The TA experience can be an outstanding way to learn the art of teaching and to have a positive influence on many students.
How to Have a Successful TA Experience
As a TA, you are the key link between professor and students. This gives you the opportunity to observe and influence higher-level decisions about course design and content, as well as the opportunity to maintain daily, close interactions with students. If you keep this perspective, you may find TAing to be one of the most rewarding experiences you have in your education at Stanford. In most cases, you will have to take some initiative to make sure that your TA experience provides both the mentorship you hope for and a set of responsibilities you can handle. Clear conversations with the professor you are TAing for can set the stage for both.
- Meet with the professor and other TAs as soon as possible.
- At this meeting, set clear expectations about both what you can contribute to the course (in time, responsibilities, and skills) and what you hope to get out of the opportunity (in training, experience, and mentorship).
- Schedule regular weekly meetings with the professor and other TAs to maintain open communication and to iron out course details.
- Get to know your department administrators. Admins are an important part of your extended teaching team, and they can help you address a variety of issues including student accommodations, room scheduling, technology needs, website management, and materials preparation and distribution.
- Reach out to fellow course TAs: brainstorm section activities, offer and receive feedback, and seek advice in difficult classroom situations. Learn from more experienced TAs, and mentor others when the time comes.
- Balance your TA work with other academic and professional obligations; consider this practice for a faculty position that combines teaching and research.
- To help you manage your responsibilities, recommend university academic support and tutoring services to students who need more extra help than you can provide.
- Invite the professor to watch you teach and give you feedback on your teaching performance.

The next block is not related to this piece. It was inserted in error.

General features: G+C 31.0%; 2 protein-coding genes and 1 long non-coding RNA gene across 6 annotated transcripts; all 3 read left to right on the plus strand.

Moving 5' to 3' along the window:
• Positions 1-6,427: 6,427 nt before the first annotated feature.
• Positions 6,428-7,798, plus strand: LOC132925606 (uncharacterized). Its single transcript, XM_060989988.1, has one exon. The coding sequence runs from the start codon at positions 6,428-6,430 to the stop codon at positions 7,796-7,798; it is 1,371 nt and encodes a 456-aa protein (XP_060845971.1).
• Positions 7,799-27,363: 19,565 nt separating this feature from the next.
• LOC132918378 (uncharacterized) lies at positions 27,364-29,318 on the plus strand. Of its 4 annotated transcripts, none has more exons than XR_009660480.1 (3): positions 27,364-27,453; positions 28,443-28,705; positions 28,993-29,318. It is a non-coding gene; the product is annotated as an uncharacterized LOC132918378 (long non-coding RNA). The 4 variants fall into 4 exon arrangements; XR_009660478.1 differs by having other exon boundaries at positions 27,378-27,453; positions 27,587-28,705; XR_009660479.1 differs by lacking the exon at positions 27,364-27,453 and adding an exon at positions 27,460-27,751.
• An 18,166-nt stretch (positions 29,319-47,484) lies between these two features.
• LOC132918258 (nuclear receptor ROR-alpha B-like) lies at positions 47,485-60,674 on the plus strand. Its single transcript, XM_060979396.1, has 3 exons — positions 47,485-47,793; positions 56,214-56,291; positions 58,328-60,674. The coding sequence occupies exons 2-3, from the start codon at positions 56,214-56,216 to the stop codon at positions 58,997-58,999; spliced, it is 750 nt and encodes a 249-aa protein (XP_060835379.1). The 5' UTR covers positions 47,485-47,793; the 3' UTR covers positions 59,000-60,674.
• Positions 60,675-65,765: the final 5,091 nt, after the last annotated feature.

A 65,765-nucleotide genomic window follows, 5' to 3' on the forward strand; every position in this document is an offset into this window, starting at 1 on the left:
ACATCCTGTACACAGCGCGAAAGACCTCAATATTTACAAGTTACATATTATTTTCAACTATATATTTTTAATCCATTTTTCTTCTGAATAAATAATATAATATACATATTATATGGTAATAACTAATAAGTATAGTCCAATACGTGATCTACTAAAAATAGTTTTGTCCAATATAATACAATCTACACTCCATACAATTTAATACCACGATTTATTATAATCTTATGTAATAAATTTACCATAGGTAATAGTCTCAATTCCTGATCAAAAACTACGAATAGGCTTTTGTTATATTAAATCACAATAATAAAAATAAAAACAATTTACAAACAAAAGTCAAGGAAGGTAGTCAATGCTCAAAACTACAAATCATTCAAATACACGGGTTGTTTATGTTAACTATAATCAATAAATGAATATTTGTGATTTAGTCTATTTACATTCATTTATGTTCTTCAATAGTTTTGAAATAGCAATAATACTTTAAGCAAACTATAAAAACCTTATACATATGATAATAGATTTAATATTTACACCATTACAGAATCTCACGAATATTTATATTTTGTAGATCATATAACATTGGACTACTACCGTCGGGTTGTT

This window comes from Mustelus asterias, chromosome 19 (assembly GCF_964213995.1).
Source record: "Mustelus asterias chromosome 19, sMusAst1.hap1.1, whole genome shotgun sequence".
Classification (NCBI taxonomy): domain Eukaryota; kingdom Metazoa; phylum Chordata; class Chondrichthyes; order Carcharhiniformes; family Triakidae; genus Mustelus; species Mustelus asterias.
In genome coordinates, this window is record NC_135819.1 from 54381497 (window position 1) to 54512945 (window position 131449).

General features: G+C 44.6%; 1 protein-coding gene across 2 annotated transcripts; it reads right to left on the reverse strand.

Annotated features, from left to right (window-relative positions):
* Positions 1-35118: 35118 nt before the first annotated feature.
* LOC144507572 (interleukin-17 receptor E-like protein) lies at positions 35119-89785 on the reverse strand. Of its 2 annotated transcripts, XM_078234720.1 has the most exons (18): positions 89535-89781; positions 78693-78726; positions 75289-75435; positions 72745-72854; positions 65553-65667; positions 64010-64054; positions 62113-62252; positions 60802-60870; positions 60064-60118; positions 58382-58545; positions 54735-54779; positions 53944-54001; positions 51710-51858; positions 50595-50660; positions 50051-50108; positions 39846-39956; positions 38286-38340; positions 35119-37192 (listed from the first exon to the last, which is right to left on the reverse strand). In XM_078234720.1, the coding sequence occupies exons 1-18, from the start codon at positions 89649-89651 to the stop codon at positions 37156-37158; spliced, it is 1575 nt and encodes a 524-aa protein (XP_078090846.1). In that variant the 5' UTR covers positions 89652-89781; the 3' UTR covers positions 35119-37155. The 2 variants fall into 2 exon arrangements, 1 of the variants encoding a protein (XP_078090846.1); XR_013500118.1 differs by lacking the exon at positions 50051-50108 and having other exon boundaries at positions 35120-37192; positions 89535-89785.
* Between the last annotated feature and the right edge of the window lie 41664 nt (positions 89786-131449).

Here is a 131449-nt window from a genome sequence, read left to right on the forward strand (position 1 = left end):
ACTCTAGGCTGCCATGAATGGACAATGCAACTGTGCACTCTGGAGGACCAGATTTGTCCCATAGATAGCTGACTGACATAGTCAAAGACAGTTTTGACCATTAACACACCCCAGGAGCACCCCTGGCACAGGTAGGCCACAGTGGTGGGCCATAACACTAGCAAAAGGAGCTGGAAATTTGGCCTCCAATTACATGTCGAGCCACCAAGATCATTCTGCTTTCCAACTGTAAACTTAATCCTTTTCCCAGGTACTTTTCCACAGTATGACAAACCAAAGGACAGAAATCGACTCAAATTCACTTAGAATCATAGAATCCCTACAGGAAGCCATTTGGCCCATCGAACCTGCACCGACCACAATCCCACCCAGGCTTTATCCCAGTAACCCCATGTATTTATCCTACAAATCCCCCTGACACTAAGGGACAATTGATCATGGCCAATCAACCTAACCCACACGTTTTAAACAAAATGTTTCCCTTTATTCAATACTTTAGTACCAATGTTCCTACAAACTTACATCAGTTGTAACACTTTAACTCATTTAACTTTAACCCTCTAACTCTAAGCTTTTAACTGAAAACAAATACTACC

- Offer feedback to the professor about the course and initiate conversations about those aspects of teaching that interest you most.
- Make use of VPTL services for evaluating and improving your teaching.
What Makes a Great TA?
- Preparation. Whether you’re leading a discussion section, a review section, or a lab section, plan your materials in advance. Ask former TAs and the professor for materials developed for previous classes, and collaborate with fellow course TAs to update and expand those materials.
- Knowledgeability. In addition to whatever advanced background training you have in your field, be sure to stay up to date with the content of the course you are TAing for. Nothing is as disappointing to students as finding out that their TA hasn’t read the textbook or doesn’t attend lecture.
- Communication skills. In particular, you need to be able to explain complicated things clearly, develop interesting examples, and listen carefully as students ask questions or try to explain their confusion. In addition, basic public speaking skills can contribute enormously to your comfort and success as a TA. (Visit the Hume Center for Writing and Speaking to improve communication skills.)
- Accessibility and availability. You need to be approachable. Achieve this by maintaining a friendly attitude, staying after class to talk with students, and encouraging students to visit your office hours or email you their questions. Then, make sure your office hours are at times your students can actually attend.
- Concern for students’ learning. Students can tell the difference between a TA who considers TAing a waste of his or her time and a TA who enjoys teaching and interacting with students. Focus on the positive aspects of the course and your interactions with students.
- A good relationship with the professor. A great TA provides the bridge between a professor’s goals and his or her day-to-day achievement. To do so, maintain regular, positive interactions with the professor and provide feedback about how the course is going, from the students’ perspectives as well as your own.
- A good relationship with your fellow course TAs. A strong teaching team is a boon to student learning and course management. Communicate with fellow TAs on a regular basis: review and confirm responsibilities, share insights from interacting with students, and resolve any issues (scheduling, grading, student concerns) without getting personal. Remember, your behavior is a model for students and reflects on the course as a whole.
- Organization. Anticipate ways that you can make the course run more smoothly for both the professor and the students. Look for ways to streamline, document, or improve course activities and teaching responsibilities.